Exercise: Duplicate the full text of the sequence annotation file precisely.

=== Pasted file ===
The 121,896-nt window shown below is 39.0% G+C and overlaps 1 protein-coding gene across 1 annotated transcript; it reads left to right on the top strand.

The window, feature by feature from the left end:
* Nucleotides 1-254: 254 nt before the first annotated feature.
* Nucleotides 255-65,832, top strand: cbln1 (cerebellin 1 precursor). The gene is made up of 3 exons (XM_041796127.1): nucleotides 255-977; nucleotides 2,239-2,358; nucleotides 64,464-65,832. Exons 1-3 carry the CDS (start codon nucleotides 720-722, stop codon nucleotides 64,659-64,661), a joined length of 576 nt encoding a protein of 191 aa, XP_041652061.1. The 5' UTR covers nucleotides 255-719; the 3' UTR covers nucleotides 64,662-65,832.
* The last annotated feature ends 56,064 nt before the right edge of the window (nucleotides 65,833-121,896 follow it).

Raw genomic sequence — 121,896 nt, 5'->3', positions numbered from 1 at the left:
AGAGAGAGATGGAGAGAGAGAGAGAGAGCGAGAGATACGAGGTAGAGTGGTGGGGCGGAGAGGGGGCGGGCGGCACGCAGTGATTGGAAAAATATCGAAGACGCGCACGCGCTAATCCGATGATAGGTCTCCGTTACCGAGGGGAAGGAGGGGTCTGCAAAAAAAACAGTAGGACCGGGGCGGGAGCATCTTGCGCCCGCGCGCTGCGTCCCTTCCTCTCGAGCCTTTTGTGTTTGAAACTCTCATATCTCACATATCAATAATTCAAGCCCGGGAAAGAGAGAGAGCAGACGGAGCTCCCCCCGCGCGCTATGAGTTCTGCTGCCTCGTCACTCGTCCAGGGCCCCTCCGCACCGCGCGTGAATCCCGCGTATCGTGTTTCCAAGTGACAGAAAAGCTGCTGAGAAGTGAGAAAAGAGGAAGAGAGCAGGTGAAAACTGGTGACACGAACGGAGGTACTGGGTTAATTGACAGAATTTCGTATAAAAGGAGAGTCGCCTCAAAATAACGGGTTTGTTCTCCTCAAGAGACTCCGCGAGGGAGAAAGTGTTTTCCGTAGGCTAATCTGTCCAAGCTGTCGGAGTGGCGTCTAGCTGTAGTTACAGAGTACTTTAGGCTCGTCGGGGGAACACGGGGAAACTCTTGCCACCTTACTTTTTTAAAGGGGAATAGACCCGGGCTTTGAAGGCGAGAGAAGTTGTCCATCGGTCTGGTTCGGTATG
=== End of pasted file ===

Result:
The 121,896-nt window shown below is 39.0% G+C and overlaps 1 protein-coding gene across 1 annotated transcript; it reads left to right on the top strand.

The window, feature by feature from the left end:
* Nucleotides 1-254: 254 nt before the first annotated feature.
* Nucleotides 255-65,832, top strand: cbln1 (cerebellin 1 precursor). The gene is made up of 3 exons (XM_041796127.1): nucleotides 255-977; nucleotides 2,239-2,358; nucleotides 64,464-65,832. Exons 1-3 carry the CDS (start codon nucleotides 720-722, stop codon nucleotides 64,659-64,661), a joined length of 576 nt encoding a protein of 191 aa, XP_041652061.1. The 5' UTR covers nucleotides 255-719; the 3' UTR covers nucleotides 64,662-65,832.
* The last annotated feature ends 56,064 nt before the right edge of the window (nucleotides 65,833-121,896 follow it).

Raw genomic sequence — 121,896 nt, 5'->3', positions numbered from 1 at the left:
AGAGAGAGATGGAGAGAGAGAGAGAGAGCGAGAGATACGAGGTAGAGTGGTGGGGCGGAGAGGGGGCGGGCGGCACGCAGTGATTGGAAAAATATCGAAGACGCGCACGCGCTAATCCGATGATAGGTCTCCGTTACCGAGGGGAAGGAGGGGTCTGCAAAAAAAACAGTAGGACCGGGGCGGGAGCATCTTGCGCCCGCGCGCTGCGTCCCTTCCTCTCGAGCCTTTTGTGTTTGAAACTCTCATATCTCACATATCAATAATTCAAGCCCGGGAAAGAGAGAGAGCAGACGGAGCTCCCCCCGCGCGCTATGAGTTCTGCTGCCTCGTCACTCGTCCAGGGCCCCTCCGCACCGCGCGTGAATCCCGCGTATCGTGTTTCCAAGTGACAGAAAAGCTGCTGAGAAGTGAGAAAAGAGGAAGAGAGCAGGTGAAAACTGGTGACACGAACGGAGGTACTGGGTTAATTGACAGAATTTCGTATAAAAGGAGAGTCGCCTCAAAATAACGGGTTTGTTCTCCTCAAGAGACTCCGCGAGGGAGAAAGTGTTTTCCGTAGGCTAATCTGTCCAAGCTGTCGGAGTGGCGTCTAGCTGTAGTTACAGAGTACTTTAGGCTCGTCGGGGGAACACGGGGAAACTCTTGCCACCTTACTTTTTTAAAGGGGAATAGACCCGGGCTTTGAAGGCGAGAGAAGTTGTCCATCGGTCTGGTTCGGTATG